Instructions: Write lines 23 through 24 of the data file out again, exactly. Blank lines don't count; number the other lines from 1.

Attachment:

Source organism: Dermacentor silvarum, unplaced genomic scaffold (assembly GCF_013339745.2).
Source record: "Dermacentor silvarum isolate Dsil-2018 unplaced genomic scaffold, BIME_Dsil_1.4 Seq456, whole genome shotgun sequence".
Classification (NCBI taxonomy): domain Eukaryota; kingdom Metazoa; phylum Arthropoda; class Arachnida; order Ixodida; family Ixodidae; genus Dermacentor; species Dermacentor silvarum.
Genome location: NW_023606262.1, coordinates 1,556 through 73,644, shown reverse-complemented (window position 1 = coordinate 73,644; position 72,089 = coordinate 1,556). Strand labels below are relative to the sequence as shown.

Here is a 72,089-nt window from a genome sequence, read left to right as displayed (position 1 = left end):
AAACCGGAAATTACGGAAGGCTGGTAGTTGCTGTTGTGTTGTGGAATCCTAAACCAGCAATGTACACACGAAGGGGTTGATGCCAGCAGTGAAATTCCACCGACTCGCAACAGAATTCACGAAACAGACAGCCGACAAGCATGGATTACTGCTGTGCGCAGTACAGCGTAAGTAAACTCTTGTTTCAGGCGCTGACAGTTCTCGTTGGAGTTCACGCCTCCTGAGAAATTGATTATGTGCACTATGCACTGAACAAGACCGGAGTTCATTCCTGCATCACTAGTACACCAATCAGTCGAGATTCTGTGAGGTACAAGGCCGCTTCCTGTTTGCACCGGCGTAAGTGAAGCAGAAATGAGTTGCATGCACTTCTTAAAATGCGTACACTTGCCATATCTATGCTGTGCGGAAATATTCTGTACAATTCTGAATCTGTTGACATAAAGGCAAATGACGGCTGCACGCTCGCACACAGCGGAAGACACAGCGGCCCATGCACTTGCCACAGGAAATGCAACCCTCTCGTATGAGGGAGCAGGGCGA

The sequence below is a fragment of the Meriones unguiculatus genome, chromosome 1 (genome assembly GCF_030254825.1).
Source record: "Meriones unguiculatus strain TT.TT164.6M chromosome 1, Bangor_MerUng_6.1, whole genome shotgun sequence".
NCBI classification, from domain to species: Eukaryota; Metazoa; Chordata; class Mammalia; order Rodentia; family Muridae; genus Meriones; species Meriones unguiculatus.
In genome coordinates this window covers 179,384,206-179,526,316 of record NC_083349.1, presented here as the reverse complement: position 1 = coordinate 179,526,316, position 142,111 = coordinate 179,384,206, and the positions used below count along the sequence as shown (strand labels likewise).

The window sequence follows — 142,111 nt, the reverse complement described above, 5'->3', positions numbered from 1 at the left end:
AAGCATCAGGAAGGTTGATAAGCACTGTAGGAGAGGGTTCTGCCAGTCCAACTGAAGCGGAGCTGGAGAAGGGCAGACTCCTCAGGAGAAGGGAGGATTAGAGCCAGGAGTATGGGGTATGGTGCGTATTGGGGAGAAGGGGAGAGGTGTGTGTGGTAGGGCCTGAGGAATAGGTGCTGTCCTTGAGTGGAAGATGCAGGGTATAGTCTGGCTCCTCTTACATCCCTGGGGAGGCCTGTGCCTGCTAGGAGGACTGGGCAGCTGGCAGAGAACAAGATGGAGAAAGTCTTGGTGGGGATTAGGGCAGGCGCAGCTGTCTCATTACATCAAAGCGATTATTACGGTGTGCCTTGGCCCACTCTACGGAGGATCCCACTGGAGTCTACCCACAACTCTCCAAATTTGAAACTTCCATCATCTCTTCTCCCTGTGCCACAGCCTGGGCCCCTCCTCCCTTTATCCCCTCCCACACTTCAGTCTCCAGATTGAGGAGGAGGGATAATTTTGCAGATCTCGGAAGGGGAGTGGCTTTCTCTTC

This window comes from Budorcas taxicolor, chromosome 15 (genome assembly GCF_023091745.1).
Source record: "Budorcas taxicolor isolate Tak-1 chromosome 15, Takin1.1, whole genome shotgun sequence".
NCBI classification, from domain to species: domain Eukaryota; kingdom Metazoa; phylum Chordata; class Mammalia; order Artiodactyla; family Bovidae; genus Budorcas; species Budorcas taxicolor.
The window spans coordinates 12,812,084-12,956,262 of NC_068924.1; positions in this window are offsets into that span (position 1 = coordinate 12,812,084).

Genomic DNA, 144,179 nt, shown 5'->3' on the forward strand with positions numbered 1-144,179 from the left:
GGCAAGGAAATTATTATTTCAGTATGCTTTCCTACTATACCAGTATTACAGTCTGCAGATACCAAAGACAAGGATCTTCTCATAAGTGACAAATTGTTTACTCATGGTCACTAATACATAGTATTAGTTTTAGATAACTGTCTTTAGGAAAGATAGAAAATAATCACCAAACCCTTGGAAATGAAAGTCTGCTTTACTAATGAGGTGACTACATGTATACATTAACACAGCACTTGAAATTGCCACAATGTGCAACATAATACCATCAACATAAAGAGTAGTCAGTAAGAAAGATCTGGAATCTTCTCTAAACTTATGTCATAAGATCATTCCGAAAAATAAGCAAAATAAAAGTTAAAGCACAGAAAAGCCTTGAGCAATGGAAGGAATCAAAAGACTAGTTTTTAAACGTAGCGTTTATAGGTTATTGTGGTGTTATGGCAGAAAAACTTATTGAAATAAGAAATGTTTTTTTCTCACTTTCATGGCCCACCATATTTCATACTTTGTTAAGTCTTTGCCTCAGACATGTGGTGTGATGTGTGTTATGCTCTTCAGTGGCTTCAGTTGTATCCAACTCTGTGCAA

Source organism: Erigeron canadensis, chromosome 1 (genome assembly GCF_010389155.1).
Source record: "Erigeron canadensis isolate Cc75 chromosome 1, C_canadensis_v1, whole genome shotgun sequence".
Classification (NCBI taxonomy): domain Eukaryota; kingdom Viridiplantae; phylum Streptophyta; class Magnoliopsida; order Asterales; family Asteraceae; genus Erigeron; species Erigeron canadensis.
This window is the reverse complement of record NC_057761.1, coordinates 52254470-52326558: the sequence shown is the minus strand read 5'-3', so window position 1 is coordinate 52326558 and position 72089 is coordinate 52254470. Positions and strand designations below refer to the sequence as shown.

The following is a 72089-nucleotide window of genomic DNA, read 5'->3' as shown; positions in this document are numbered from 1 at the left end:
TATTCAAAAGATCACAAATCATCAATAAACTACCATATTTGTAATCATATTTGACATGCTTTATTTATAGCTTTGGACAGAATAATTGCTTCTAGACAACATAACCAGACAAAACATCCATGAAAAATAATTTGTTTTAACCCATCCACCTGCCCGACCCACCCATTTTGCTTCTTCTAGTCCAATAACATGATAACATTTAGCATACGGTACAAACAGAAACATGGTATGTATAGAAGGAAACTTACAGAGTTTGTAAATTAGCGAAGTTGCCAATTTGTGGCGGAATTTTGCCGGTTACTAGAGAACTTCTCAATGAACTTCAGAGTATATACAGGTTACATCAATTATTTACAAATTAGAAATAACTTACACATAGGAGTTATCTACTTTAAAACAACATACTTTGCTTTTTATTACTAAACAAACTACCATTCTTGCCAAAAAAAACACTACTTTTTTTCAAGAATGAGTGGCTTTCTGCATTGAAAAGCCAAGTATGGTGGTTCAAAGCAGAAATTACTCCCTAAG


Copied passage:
The following is a 72089-nucleotide window of genomic DNA, read 5'->3' as shown; positions in this document are numbered from 1 at the left end:
TATTCAAAAGATCACAAATCATCAATAAACTACCATATTTGTAATCATATTTGACATGCTTTATTTATAGCTTTGGACAGAATAATTGCTTCTAGACAACATAACCAGACAAAACATCCATGAAAAATAATTTGTTTTAACCCATCCACCTGCCCGACCCACCCATTTTGCTTCTTCTAGTCCAATAACATGATAACATTTAGCATACGGTACAAACAGAAACATGGTATGTATAGAAGGAAACTTACAGAGTTTGTAAATTAGCGAAGTTGCCAATTTGTGGCGGAATTTTGCCGGTTACTAGAGAACTTCTCAATGAACTTCAGAGTATATACAGGTTACATCAATTATTTACAAATTAGAAATAACTTACACATAGGAGTTATCTACTTTAAAACAACATACTTTGCTTTTTATTACTAAACAAACTACCATTCTTGCCAAAAAAAACACTACTTTTTTTCAAGAATGAGTGGCTTTCTGCATTGAAAAGCCAAGTATGGTGGTTCAAAGCAGAAATTACTCCCTAAG